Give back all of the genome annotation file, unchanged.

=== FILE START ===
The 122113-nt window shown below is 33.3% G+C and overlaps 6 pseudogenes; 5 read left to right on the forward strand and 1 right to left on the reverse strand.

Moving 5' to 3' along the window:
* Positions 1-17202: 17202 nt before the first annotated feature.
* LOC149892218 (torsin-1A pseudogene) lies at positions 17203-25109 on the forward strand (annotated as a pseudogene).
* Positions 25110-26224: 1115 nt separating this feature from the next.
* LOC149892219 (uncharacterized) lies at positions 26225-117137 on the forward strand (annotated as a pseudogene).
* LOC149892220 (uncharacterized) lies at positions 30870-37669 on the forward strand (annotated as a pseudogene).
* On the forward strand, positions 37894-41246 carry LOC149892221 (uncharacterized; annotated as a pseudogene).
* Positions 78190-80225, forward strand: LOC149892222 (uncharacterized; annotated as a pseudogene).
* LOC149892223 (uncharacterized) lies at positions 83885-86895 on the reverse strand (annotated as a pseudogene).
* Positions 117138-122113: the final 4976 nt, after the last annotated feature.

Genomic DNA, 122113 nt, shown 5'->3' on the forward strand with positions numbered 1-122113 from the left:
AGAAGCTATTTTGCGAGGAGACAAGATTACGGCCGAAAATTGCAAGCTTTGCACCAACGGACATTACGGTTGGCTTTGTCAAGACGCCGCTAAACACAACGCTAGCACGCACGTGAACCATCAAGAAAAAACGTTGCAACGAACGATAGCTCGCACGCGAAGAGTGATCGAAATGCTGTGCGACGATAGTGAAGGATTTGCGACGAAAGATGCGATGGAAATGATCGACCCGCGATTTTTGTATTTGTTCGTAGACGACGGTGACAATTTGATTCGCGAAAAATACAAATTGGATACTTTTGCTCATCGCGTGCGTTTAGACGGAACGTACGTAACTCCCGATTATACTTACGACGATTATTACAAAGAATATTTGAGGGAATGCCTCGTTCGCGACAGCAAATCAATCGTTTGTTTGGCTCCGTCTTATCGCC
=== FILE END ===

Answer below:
The 122113-nt window shown below is 33.3% G+C and overlaps 6 pseudogenes; 5 read left to right on the forward strand and 1 right to left on the reverse strand.

Moving 5' to 3' along the window:
* Positions 1-17202: 17202 nt before the first annotated feature.
* LOC149892218 (torsin-1A pseudogene) lies at positions 17203-25109 on the forward strand (annotated as a pseudogene).
* Positions 25110-26224: 1115 nt separating this feature from the next.
* LOC149892219 (uncharacterized) lies at positions 26225-117137 on the forward strand (annotated as a pseudogene).
* LOC149892220 (uncharacterized) lies at positions 30870-37669 on the forward strand (annotated as a pseudogene).
* On the forward strand, positions 37894-41246 carry LOC149892221 (uncharacterized; annotated as a pseudogene).
* Positions 78190-80225, forward strand: LOC149892222 (uncharacterized; annotated as a pseudogene).
* LOC149892223 (uncharacterized) lies at positions 83885-86895 on the reverse strand (annotated as a pseudogene).
* Positions 117138-122113: the final 4976 nt, after the last annotated feature.

Genomic DNA, 122113 nt, shown 5'->3' on the forward strand with positions numbered 1-122113 from the left:
AGAAGCTATTTTGCGAGGAGACAAGATTACGGCCGAAAATTGCAAGCTTTGCACCAACGGACATTACGGTTGGCTTTGTCAAGACGCCGCTAAACACAACGCTAGCACGCACGTGAACCATCAAGAAAAAACGTTGCAACGAACGATAGCTCGCACGCGAAGAGTGATCGAAATGCTGTGCGACGATAGTGAAGGATTTGCGACGAAAGATGCGATGGAAATGATCGACCCGCGATTTTTGTATTTGTTCGTAGACGACGGTGACAATTTGATTCGCGAAAAATACAAATTGGATACTTTTGCTCATCGCGTGCGTTTAGACGGAACGTACGTAACTCCCGATTATACTTACGACGATTATTACAAAGAATATTTGAGGGAATGCCTCGTTCGCGACAGCAAATCAATCGTTTGTTTGGCTCCGTCTTATCGCC